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This entry is about the Lakota holy man; for the town, see Lame Deer, Montana.

Lame Deer, (in Lakota Tȟáȟča Hušté; 1900 or 1903-1976, sources differ), also known as John Fire, John (Fire) Lame Deer and later The Old Man, was a Lakota holy man. He belonged to the Heyoka society.

Lame Deer was a Mineconju-Lakota Sioux born on the Rosebud Indian Reservation. His father was Silas Fire Let-Them-Have-Enough. His mother was Sally Red Blanket. He lived and learned with his grandparents until he was 6 or 7, after which he was placed in a day school near the family until age fourteen. He was then sent to a boarding school, one of many run by the U.S. Bureau of Indian Affairs for Indian youth. These schools were designed to “civilize” the Native Americans after their forced settling on reservations.

Lame Deer's life as a young man was rough and wild; he traveled and rode the rodeo circuit as a rider and later as a rodeo clown. According to his personal account, he drank, gambled, womanized, and once went on a several day long car theft and drinking binge. Eventually, he happened upon the house where the original peace pipe given to the Lakota by White Buffalo Calf Woman was kept; much to his surprise, the keeper of the pipe told Lame Deer she had been waiting for him for some time. This served as a turning point in Lame Deer's life. He settled down and began his life as a wichasha wakan (“medicine man”, or more accurately, “holy man”).

Making his home at the Pine Ridge Reservation and travelling around the country, Lame Deer became known both among the Lakota and to the American public at a time when indigenous culture and spirituality were going through a period of rebirth and the psychedelic movement of the 1960s had yet to disintegrate. He often participated in American Indian Movement events, including sit-ins at the Black Hills, land legally belonging to the Lakota that had been taken back by the United States government after the discovery of gold. The Black Hills are considered to be the axis mundi or center of the world by the Lakota Indians.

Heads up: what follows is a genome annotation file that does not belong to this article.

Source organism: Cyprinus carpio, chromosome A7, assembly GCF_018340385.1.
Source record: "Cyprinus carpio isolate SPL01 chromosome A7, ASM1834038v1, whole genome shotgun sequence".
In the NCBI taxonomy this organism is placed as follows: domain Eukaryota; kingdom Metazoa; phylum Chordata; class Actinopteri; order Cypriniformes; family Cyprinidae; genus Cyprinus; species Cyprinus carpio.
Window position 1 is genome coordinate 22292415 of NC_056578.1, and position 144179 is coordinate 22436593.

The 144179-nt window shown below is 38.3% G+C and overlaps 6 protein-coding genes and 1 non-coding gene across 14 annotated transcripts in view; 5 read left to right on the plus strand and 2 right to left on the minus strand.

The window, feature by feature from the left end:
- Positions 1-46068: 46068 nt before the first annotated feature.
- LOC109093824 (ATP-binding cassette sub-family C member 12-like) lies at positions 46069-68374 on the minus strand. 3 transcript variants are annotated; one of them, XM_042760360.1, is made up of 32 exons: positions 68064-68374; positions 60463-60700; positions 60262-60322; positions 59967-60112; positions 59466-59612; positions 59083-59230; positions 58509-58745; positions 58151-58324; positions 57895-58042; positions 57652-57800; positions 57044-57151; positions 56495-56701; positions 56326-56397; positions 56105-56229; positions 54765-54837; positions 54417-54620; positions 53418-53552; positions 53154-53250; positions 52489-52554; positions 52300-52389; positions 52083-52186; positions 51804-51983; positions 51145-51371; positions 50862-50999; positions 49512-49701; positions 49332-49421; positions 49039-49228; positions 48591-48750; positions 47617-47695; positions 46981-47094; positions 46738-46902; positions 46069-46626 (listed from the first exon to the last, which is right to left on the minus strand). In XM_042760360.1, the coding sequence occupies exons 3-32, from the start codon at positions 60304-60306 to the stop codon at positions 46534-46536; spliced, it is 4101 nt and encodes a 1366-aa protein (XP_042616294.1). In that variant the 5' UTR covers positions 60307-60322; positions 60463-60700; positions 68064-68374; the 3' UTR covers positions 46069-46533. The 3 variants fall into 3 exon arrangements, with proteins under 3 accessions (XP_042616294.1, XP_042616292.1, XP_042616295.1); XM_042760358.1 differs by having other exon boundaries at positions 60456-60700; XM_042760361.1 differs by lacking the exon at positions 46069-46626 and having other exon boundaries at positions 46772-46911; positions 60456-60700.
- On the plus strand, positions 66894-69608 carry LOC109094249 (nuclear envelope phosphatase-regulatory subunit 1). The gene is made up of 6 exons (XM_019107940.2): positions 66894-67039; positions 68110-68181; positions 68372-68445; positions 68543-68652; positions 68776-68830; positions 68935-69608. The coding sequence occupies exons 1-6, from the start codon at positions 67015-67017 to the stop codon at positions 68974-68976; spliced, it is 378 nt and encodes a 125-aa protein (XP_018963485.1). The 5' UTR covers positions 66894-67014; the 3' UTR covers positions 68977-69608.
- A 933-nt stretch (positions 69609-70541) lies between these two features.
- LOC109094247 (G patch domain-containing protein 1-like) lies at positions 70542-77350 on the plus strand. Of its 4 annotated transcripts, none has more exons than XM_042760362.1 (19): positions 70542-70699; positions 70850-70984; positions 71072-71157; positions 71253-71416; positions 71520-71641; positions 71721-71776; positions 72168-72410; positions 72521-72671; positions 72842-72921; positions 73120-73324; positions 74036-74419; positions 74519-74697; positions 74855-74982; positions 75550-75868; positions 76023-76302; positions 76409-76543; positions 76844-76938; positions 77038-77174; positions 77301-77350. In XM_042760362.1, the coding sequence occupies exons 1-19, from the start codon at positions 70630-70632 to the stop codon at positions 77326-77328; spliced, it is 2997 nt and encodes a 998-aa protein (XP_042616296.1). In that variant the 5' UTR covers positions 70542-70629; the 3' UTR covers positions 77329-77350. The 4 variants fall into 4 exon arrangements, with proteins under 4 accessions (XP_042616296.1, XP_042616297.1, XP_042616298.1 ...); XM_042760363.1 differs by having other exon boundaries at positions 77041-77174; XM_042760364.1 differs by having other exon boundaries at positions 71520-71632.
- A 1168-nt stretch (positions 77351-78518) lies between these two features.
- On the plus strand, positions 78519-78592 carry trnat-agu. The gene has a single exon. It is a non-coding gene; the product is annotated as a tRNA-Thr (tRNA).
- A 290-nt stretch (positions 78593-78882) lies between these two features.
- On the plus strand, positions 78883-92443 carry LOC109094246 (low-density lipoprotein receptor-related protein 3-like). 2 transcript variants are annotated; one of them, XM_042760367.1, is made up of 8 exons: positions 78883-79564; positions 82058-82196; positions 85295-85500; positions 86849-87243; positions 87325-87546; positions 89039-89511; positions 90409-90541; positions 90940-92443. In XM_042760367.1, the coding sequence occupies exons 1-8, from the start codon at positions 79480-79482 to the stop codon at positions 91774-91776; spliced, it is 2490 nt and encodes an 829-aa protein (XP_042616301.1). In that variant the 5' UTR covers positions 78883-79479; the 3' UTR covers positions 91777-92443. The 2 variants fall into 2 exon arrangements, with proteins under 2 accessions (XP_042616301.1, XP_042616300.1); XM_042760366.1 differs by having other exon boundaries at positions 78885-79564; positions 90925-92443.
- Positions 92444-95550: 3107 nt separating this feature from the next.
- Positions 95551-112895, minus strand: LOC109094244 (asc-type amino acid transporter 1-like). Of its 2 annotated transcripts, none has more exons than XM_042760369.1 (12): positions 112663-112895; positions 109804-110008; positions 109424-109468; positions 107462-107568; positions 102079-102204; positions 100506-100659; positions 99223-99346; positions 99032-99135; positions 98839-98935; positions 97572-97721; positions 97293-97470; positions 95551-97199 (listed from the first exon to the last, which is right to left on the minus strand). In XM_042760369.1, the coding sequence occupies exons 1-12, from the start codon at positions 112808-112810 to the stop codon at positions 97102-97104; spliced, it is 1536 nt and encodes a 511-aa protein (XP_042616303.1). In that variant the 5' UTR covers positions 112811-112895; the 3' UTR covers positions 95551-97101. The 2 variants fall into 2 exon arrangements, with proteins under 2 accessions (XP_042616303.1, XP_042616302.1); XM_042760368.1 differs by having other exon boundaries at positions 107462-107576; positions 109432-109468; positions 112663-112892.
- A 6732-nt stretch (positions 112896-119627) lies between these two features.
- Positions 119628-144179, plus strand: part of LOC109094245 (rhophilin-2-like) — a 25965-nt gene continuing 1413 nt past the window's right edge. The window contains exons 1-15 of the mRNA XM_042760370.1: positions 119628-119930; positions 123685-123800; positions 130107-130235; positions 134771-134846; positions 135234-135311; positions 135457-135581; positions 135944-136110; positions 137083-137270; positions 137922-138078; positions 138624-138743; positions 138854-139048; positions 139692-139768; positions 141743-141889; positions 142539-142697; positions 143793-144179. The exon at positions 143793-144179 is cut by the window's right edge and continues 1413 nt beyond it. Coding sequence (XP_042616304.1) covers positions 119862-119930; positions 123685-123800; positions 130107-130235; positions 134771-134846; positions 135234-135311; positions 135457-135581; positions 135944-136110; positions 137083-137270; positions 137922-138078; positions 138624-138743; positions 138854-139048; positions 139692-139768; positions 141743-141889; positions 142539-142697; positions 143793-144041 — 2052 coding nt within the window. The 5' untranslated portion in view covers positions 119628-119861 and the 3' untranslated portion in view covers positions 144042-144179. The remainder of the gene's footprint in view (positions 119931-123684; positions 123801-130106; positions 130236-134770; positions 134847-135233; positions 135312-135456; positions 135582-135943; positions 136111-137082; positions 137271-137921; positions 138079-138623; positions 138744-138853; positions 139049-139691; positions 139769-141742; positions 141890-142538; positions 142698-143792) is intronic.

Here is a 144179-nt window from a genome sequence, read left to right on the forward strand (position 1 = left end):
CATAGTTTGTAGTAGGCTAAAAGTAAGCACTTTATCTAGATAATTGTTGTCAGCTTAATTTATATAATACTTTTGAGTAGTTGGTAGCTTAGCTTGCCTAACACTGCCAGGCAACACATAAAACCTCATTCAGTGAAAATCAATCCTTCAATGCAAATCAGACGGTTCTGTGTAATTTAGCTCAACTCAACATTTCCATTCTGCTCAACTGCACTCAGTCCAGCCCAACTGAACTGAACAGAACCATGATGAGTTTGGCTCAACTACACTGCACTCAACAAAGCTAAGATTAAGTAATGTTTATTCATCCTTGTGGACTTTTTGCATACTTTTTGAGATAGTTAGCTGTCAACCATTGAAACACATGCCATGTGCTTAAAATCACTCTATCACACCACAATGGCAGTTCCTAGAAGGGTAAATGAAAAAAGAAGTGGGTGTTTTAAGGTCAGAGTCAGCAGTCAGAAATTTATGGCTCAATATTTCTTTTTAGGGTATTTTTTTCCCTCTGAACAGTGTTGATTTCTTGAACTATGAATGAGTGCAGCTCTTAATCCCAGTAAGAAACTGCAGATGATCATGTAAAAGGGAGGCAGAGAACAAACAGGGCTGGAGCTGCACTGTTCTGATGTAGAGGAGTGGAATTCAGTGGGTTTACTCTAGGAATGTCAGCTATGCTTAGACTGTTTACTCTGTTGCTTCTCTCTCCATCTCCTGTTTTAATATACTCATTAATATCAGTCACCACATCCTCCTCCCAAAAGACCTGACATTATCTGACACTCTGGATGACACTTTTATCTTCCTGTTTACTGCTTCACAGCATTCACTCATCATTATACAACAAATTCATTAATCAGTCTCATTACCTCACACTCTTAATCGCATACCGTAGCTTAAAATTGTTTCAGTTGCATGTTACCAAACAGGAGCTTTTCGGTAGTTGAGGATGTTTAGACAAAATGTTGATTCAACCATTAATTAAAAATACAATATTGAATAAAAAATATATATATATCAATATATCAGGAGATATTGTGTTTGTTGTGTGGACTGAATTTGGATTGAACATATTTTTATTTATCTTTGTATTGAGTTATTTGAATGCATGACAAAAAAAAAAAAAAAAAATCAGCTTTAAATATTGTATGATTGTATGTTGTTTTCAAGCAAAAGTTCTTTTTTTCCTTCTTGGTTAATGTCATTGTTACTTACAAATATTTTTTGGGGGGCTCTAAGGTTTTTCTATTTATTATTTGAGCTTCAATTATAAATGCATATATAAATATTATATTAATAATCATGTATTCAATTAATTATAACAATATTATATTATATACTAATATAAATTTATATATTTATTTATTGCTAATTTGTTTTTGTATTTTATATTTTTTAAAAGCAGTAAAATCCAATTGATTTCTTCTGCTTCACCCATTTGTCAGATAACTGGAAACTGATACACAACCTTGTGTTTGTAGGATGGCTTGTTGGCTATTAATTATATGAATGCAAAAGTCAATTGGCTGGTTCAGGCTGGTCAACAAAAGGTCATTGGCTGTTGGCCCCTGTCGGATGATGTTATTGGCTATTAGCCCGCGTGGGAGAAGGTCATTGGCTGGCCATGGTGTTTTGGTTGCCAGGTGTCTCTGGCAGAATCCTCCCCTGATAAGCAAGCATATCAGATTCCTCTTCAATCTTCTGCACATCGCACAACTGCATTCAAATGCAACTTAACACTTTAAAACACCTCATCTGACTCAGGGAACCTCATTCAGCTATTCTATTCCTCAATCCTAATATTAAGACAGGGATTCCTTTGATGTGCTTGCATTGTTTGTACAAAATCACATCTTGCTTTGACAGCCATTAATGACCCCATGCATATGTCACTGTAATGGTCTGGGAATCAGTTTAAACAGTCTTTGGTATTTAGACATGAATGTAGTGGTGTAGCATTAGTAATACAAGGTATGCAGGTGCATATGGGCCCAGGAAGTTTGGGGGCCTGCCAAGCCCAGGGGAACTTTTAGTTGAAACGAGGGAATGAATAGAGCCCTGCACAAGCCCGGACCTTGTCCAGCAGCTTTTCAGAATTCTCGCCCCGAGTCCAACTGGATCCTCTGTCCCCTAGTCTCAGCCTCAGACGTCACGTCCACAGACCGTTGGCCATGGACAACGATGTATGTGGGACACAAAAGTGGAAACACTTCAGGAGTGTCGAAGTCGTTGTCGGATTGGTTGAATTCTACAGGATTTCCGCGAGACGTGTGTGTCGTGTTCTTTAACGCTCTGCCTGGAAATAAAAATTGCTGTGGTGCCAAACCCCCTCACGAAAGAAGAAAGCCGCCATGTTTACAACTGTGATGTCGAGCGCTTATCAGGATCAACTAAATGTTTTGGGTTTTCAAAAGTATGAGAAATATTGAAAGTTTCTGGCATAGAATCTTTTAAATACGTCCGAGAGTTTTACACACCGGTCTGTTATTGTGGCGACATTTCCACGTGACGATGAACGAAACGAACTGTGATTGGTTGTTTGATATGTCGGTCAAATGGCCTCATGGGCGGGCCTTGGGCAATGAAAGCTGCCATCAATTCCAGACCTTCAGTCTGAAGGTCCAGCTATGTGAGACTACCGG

Lame Deer, Seeker of Visions

Lame Deer related an account of his life and Sioux life and culture to Richard Erdoes, the author of many books on Native Americans. Other well known Sioux such as Pete Catches also took part in this account. In 1972, a book drawn from this account, Lame Deer, Seeker of Visions, was published.

Erdoes's recorded interviews with Lame Deer, conducted as research for "Lame Deer, Seeker of Visions," are part of the Richard Erdoes Papers at the Beinecke Rare Book and Manuscript Library, Yale University.

Lame Deer was a Heyokah only for a short time, according to his own words in the book, "Lame Deer - Seeker of Visions."



  • Lame Deer, John (Fire) and Richard Erdoes. Lame Deer Seeker of Visions. Simon and Schuster, New York, New York, 1972. Paperback ISBN 0-671-55392-5


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